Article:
Was he a visionary builder for New York or its autocratic, racist and corrupt wrecker? The controversial legacy of urban planner Robert Moses, who reshaped the megacity for 40 years, is at the heart of a play in Manhattan with British star Ralph Fiennes.
Sometimes nicknamed New York’s “Baron Haussmann” for having transformed the “world-city” as the prefect of the Second Empire had done for Paris, the “master builder” Robert Moses (1888-1981) remains omnipresent in the greater city in the United States.
Bridges, tunnels, parks, stadiums, large housing and social facilities, suburban development, urban highways: he left his mark on dozens of architectural and urban achievements in New York and its eastern and northern suburbs of Long Island, Rockland and Westchester.
New York – an incredible cultural and socio-economic mosaic of nine million souls – maintains an ambivalent memory of this urban architect who was never elected and who tried once in the 1930s to be governor, under the label of the Republican Party. .
All sides of New York
All the facets of Robert Moses, and therefore of New York from the 1920s to the 1970s, are explored in the piece “Straight Line Crazy” which triumphs this fall at the cultural center The Shed, in the west of Manhattan.
In the title role: Ralph Fiennes, twice Oscar nominee and world star for “Schindler’s List”, “The English Patient”, the film series “Harry Potter” and “James Bond”, but also “Hamlet” at the theater on Broadway.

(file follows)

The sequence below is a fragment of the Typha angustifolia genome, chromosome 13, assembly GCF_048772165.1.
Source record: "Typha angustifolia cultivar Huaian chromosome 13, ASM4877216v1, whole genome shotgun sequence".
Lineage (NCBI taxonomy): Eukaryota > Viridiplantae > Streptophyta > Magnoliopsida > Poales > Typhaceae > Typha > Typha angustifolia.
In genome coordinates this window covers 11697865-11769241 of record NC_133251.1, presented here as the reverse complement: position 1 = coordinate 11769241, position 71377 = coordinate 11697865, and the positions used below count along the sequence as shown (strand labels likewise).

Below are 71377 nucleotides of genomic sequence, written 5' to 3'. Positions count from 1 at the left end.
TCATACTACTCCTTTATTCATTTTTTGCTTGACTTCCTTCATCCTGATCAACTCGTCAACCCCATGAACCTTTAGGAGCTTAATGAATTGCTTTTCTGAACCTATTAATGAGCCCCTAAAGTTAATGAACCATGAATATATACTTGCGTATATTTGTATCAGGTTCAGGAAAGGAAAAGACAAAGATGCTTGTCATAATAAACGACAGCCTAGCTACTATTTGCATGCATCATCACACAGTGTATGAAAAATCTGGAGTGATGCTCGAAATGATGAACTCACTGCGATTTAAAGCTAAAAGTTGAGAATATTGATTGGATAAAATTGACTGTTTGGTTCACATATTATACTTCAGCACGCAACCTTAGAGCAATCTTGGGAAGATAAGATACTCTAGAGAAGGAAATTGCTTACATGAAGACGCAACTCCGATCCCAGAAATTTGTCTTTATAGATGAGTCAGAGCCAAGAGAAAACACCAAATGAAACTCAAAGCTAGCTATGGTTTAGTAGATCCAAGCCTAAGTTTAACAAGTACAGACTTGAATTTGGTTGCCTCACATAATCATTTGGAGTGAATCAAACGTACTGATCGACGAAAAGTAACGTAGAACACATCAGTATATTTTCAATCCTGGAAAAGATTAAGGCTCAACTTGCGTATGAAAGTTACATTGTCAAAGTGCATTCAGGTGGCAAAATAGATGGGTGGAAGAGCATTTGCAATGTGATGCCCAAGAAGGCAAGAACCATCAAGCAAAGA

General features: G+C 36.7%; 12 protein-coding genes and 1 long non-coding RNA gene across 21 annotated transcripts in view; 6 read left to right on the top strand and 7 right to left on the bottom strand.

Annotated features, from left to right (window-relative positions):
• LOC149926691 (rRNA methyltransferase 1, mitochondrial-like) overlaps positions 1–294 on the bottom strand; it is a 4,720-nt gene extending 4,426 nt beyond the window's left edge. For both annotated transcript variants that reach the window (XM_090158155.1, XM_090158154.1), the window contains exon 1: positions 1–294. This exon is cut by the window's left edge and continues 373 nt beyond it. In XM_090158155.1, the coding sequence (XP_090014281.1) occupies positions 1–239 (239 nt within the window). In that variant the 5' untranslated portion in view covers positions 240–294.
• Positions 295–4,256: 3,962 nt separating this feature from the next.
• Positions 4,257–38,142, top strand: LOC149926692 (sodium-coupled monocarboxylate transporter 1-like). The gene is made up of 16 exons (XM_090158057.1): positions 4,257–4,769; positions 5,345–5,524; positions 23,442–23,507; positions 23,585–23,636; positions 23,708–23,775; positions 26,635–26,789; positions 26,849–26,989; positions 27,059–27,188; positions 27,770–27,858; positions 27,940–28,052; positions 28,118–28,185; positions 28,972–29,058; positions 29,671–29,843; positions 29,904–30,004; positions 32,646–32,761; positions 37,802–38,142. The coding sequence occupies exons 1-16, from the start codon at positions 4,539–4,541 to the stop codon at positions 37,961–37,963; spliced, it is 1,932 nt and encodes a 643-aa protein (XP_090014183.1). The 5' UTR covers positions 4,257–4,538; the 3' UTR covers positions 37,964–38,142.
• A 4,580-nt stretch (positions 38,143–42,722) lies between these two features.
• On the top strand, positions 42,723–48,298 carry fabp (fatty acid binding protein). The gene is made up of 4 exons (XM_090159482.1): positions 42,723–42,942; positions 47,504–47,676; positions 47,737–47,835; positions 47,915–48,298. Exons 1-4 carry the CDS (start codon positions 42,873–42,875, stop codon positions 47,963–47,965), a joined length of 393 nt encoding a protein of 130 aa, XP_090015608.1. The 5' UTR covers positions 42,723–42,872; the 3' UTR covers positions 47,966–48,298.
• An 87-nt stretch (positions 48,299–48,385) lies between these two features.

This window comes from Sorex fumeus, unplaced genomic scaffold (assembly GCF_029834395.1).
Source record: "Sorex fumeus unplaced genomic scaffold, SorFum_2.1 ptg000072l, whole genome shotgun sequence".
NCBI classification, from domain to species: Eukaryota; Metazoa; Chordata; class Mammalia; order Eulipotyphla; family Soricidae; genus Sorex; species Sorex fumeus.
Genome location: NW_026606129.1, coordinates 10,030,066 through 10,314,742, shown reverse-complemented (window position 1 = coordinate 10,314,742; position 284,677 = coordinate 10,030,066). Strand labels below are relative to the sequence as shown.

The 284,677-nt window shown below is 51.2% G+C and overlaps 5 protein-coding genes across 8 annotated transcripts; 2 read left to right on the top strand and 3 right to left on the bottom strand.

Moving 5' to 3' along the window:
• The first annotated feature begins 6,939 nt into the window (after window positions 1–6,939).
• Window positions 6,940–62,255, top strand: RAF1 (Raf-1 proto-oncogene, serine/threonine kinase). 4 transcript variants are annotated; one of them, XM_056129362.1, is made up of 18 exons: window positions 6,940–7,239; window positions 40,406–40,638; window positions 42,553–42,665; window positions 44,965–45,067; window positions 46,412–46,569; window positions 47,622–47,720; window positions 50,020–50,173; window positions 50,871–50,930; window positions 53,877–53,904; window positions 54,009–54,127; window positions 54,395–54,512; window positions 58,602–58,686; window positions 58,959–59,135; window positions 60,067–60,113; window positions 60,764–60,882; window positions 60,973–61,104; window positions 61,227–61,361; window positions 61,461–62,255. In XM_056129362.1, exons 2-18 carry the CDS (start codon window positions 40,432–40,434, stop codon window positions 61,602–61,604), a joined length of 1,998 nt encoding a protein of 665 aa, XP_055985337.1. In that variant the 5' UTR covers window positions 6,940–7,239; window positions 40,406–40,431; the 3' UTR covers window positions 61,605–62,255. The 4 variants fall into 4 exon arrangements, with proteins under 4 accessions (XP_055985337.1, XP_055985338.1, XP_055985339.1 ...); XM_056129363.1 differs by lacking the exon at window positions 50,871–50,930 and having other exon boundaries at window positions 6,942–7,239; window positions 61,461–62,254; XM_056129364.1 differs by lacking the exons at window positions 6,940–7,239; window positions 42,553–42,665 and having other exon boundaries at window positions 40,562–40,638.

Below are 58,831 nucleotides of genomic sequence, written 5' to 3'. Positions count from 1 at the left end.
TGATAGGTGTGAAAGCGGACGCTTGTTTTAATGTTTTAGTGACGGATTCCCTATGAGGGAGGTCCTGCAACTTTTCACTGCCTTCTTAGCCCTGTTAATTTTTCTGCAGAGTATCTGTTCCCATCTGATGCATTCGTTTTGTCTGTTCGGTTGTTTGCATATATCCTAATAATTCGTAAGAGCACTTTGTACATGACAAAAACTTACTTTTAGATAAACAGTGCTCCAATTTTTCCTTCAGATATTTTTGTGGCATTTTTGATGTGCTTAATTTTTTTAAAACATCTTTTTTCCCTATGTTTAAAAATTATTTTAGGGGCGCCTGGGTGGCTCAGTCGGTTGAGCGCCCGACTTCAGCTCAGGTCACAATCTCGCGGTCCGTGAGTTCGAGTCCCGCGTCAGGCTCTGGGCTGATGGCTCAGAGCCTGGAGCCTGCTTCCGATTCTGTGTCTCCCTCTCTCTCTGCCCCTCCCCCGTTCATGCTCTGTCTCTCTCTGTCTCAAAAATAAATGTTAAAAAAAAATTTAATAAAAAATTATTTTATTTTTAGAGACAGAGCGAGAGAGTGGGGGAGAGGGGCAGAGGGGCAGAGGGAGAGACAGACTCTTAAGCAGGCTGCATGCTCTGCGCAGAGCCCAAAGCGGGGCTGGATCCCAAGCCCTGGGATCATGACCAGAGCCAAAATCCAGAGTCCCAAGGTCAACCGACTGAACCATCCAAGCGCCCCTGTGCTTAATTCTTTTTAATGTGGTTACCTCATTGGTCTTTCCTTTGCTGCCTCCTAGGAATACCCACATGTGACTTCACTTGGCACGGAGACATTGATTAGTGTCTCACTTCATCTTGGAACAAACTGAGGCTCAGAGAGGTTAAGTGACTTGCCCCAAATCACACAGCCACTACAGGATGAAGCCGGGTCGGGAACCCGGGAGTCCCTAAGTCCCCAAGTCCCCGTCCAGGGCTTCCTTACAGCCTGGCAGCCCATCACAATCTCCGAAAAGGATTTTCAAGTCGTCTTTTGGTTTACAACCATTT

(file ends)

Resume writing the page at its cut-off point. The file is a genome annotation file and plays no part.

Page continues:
With the extent, the strength of his game and his sometimes disturbing character, the 59-year-old Briton plays a Moses who cajoles politicians, deceives his opponents and displays his disproportionate ambition to impose his vision of the city.
“Lead” and not follow
“Our job is to lead, not to follow,” says Fiennes/Moses on stage, convinced that “people don’t know what they want until they have it.”
Written by Briton David Hare, the play “Straight Line Crazy” was first staged and performed in London.
She dissects the career of this civil servant builder, a respected but controversial urban planning professional who marked the municipality for 40 years.
It is impossible to name all his works of art and constructions in this city with such a particular geography, bathed by the Atlantic: Moses is behind the famous Triborough bridges (renamed Robert F. Kennedy, RFK), Throgs Neck, Whitestone or Verrazano which connect the five boroughs of New York.
He is also the architect – at the cost of many destructions of neighborhoods in the Bronx in particular – of buildings of tens of thousands of social housing, highways and expressways in the middle of the city, today in poor condition and sources of air and noise pollution.
New York also owes him the monumental UN headquarters in Manhattan, on the banks of the East River, and the impressive Lincoln Center cultural venue.
But the statue of Robert Moses began to crack in the 1960s with the abandonment of two freeway projects in Manhattan.
In 1974, a journalist, Robert Caro, denounced in a biography of Robert Moses his imperial and autocratic reign over New York and his delusions of grandeur. “The Power Broker: Robert Moses and The Fall of New York” wins a Pulitzer Prize.
It depicts a man without faith or law, with his allies as with his enemies, dictatorial and corrupt. Robert Caro deciphers a machine to direct public funds towards the wealthy white elites of the suburbs to the detriment of the poor black minorities of neighborhoods of Manhattan, Queens and the Bronx.
Moses also imposed the car against public transport, according to his biographer.
“Caro thought that power had corrupted Moses and that he had somehow gone mad about it,” author David Hare explained during a debate after a performance.
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In the theater, Ralph Fiennes plays Robert Moses, the “Baron Haussmann” of New York